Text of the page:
Monday, September 26, 2011

Disconcerted on Sunday

Monday greetings to all.

Back in Chicago after a weekend in New England. The talk on Saturday on the new translation went quite well.

I did want to share my experience at Sunday Mass yesterday. I am not going to name the parish, just describe the experience.

I have attended Mass at this particular parish in New England perhaps once or twice per year over the past dozen years. The music director, who has always been the cantor at each Mass I have attended, was once again the cantor at yesterday's Mass. At this particular parish, the cantor if warm and friendly and quite capably announces the hymn numbers. She then sings every single note of every single hymn, song, and acclamation directly into the microphone. Her voice is somewhat stylized, but is pleasing. Unfortunately, one feels as if one is singing along with her. It was very unfortunate, since the people around me were singing; unfortunately it is difficult, of not impossible, to hear the assembly because of the amplification of the cantor's voice.

I also noticed something else yesterday. The vocal range of this particular music director has been dropping as she grows older. Years ago, she was able to reach (with some effort) notes that reached higher than the C above middle C. When the organist played the introduction to yesterday's opening hymn, Glory and Praise to Our God (I thought that most parishes had given that one a rest), I was struck by how low the key was, and I mean low; like at least four keys lower than the original. Apparently, she tells the keyboard player (who plays on an electronic organ and an electronic keyboard) to use the "transposer" button to lower the keys of everything so that the pieces are comfortably within her vocal range. When I was listening to the singing of people around me, I found that they were switching octaves in the middle of songs, because the range was either too low or too high for their own "normal" vocal ranges.

There was so much wrong with this picture. But, then again, there was so much that was so consistent with this music director's concept of her ministry. The understanding, apparently, of this music director is that she needs to sing very loudly into the microphone, in order to "provide" the music. And, since here range has dipped, it must make perfect sense to her to lower the keys in order for her to continue her idea of what she is supposed to be doing.

Can you tell that this was frustrating for me?

The homily was terrific.

Gotta sing. Gotta pray.

6 comments:

FJH 3rd said...

If we knew the parish we could send them a link to this blog post! :-)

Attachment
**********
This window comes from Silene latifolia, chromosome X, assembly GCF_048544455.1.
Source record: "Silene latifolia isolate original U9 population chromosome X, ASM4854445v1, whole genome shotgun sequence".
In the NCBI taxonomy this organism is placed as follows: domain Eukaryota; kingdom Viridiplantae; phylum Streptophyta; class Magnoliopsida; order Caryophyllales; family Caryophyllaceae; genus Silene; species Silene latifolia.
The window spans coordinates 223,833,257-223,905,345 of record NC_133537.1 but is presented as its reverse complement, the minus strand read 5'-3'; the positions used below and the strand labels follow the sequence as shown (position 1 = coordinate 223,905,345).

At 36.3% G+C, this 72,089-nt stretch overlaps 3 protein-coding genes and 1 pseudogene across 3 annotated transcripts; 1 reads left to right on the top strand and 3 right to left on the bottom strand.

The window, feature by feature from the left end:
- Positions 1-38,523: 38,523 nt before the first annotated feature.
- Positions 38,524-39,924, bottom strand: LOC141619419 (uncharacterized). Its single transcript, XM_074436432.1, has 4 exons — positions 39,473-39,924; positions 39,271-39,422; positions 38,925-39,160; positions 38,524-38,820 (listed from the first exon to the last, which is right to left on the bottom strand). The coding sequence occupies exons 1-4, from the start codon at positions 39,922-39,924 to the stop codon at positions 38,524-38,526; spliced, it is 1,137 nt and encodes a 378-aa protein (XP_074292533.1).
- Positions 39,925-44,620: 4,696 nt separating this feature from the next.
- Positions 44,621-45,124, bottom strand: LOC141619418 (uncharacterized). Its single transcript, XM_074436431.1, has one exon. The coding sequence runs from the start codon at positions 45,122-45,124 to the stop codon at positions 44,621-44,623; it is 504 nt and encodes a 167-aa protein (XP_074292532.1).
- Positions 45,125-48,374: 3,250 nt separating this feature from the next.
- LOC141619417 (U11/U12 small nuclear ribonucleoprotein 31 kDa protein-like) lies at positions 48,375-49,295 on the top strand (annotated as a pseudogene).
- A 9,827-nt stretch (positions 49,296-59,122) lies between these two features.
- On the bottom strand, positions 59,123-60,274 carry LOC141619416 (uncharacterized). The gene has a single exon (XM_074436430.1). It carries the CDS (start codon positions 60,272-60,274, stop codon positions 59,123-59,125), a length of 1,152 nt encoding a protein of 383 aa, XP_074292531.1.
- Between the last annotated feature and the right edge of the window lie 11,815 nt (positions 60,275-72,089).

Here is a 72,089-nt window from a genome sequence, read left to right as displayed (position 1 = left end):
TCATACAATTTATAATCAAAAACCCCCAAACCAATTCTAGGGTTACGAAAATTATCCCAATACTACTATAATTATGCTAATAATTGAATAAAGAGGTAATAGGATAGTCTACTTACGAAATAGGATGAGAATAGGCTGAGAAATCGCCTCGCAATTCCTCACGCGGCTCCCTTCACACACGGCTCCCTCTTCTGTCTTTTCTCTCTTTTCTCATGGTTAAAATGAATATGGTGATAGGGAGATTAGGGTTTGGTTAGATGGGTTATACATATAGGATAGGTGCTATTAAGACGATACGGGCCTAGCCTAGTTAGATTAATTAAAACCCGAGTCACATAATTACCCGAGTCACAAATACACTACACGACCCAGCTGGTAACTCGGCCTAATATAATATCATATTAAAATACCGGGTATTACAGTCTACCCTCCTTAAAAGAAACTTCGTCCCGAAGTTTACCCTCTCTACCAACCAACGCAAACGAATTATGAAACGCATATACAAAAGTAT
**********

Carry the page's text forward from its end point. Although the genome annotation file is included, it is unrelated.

Scott Pluff said...

I've become increasingly aware of how Mr. or Ms. Microphone Voice can obliterate a congregation's singing. So can "let's play every pipe of this 100-rank organ for the 99 people at Mass today."

I try to train my cantors to picture a volume knob on their voices. When you are the only one singing something (psalm verses, etc.) turn the knob up to 8 or 9. When others are singing with you (everything else) turn the knob down to 2 or 3, sometimes even 1. Easier said than done.

My previous congregation had a strong singing voice matched with great acoustics for singing. My new parish is more challenging--a very large space with moderately dry acoustics that is usually less than half filled. Acoustics are such a big factor-you can't fight physics!

Charles G said...

In my home parish in the Boston area, the microphone is so loud it the cantor's voice blares in one's ears even if one sits in the rearmost pew. Honestly, I don't understand why it has to be so loud, it is very offputting. The congregation could be able to tell perfectly well what the cantor is signing with one quarter of the decibels used. Actuosa Participatio does NOT require that one's eardrums be broken. I can only imagine what an awful impression it must give to any non-Catholic inquirers present.

Geoff said...

Personally, I am not for sure why a cantor is needed on congregational singing anyway! The parish I attend on Sunday mornings is a fairly good-singing assembly. They certainly know the Mass parts and yet the cantor always sings them right into the microphone. It actually slows the entire congregation down. From my experience as a music director for 20 years, the BEST thing you can do to create a space where congregational singing will flourish is to diminish the role of the cantor during assembly singing. I think this also has effect of heightening the importance of the psalm for the cantor...something they should take the lead on. In one parish I served, the congregation never sang the verses of the Gloria when I arrived. I could tell that many people were mouthing the words and so I asked someone why they didn't sing. The response, "Because the cantor's hand isn't up then!" I did an experiment. For the next few weeks, I had the cantor put their "hand up" for the verses and down for the refrain. Solved the problem instantly. After everyone felt comfortable singing the Gloria we didn't even have the cantor stand at the stand at all. I think we really underestimate the capabilities of the our assemblies...give them permission to sing!

Anonymous said...

If it's the one thing I have learned and experienced as a cantor, is back off from the microphone and allow the congregation to sing with and respond to you. It's an unfortunate case you mentioned. The choir director could be transformed herself by understanding what her role is as cantor.

As for the gathering song, Glory and Praise to our God? Oy vey!

Brent McWilliams said...

Now leave Glory and Praise alone....
I use it regularly in my parish. (once a year, come rain or shine,to make some of our hootenany folks happy. It can actually be fun to play if you rewrite the organ accompaniment to be a bit more tocatta-esque. LOL)